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Top 10 tips for keeping water safe

1.

Always run your tap for a few seconds before using for drinking or cooking. If you've been away for a few days run the cold tap for a couple of minutes to flush away potentially stagnant water. If the water supply hasn't been used for more than four weeks, drain down and flush the system. Use the water run-off on the garden 

2.

Storing water in the fridge will provide a chilled product and improve the taste. Keep the jug covered and discard any unused water after 24 hours 

3.

If you notice an antiseptic, metallic, bitter or TCP-type taste in your supply, isolate domestic appliances when not in use or install a non-return valve - further information can be found in Chlorine and other tastes

4.

Always use fresh water in your kettle. Re-boiling water will affect the taste and lead to a build up of minerals or scale in the kettle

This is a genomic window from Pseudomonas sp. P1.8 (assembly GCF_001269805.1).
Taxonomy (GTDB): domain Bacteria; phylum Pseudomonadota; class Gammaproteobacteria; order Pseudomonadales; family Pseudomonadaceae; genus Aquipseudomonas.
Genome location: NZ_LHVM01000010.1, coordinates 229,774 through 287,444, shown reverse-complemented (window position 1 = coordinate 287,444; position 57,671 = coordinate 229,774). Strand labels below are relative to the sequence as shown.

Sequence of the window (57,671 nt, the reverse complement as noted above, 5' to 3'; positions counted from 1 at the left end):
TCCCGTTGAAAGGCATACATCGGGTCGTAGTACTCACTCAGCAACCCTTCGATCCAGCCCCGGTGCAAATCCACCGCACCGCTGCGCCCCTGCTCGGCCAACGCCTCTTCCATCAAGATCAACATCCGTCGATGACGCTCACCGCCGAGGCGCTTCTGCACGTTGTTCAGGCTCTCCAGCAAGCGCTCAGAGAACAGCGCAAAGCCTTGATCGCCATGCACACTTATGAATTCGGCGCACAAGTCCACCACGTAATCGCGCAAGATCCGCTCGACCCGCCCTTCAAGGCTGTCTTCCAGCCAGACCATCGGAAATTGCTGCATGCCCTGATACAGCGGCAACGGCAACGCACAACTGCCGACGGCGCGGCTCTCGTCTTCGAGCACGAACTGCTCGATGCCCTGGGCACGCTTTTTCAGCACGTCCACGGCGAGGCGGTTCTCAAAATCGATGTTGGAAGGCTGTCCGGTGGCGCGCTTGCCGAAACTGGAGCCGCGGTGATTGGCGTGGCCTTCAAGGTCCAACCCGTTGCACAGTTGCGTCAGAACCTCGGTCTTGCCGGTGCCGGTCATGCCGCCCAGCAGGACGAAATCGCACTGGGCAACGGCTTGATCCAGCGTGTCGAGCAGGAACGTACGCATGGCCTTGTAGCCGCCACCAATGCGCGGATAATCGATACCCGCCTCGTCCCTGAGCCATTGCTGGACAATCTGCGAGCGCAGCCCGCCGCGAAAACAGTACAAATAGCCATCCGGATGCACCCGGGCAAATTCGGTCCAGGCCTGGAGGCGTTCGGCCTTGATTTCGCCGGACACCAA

5.

Regularly clean taps using a mild household disinfectant, and don't forget to clean the spout. After cleaning the tap, run it for a few seconds to remove any remaining disinfectant 

6.

Always use approved products. Look for the Water Regulations Advisory Scheme logo. The water industry also approves competent plumbers - ask your plumber if they are approved under the national Water Industry Approved Plumber Scheme scheme - Find an approved plumber

7.

Don't leave your dishcloth to dry on a tap as this will encourage the growth of bacteria 

8.

Hose pipes should be fitted with a self-closing flow control (such as a trigger spray gun) and be hand-held when in use. Never place the hosepipe outlet into drains, garden ponds, buckets or watering cans containing chemicals such as fertilisers or pesticides because of the risk of back siphonage into the drinking water system 

9.

Be careful when using chemicals and fuels in areas where water pipes may be buried. Spilt heating oil, thinners, petrol, diesel and creosote all contain chemicals that can permeate through the soil into plastic pipework and affect drinking water supplies 

10.

Boilers should be set below 60°C. This will minimise scaling and is normally hot enough for domestic purposes




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